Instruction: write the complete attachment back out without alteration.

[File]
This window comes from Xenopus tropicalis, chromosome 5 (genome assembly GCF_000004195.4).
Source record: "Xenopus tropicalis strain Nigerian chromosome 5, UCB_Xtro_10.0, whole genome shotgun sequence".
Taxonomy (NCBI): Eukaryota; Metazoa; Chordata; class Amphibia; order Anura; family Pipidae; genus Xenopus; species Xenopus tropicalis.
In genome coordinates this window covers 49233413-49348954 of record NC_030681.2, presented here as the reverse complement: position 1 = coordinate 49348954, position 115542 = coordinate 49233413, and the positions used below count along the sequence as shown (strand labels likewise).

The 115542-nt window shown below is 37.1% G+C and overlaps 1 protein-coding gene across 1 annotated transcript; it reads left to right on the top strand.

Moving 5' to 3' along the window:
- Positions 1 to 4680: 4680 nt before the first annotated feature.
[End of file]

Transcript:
This window comes from Xenopus tropicalis, chromosome 5 (genome assembly GCF_000004195.4).
Source record: "Xenopus tropicalis strain Nigerian chromosome 5, UCB_Xtro_10.0, whole genome shotgun sequence".
Taxonomy (NCBI): Eukaryota; Metazoa; Chordata; class Amphibia; order Anura; family Pipidae; genus Xenopus; species Xenopus tropicalis.
In genome coordinates this window covers 49233413-49348954 of record NC_030681.2, presented here as the reverse complement: position 1 = coordinate 49348954, position 115542 = coordinate 49233413, and the positions used below count along the sequence as shown (strand labels likewise).

The 115542-nt window shown below is 37.1% G+C and overlaps 1 protein-coding gene across 1 annotated transcript; it reads left to right on the top strand.

Moving 5' to 3' along the window:
- Positions 1 to 4680: 4680 nt before the first annotated feature.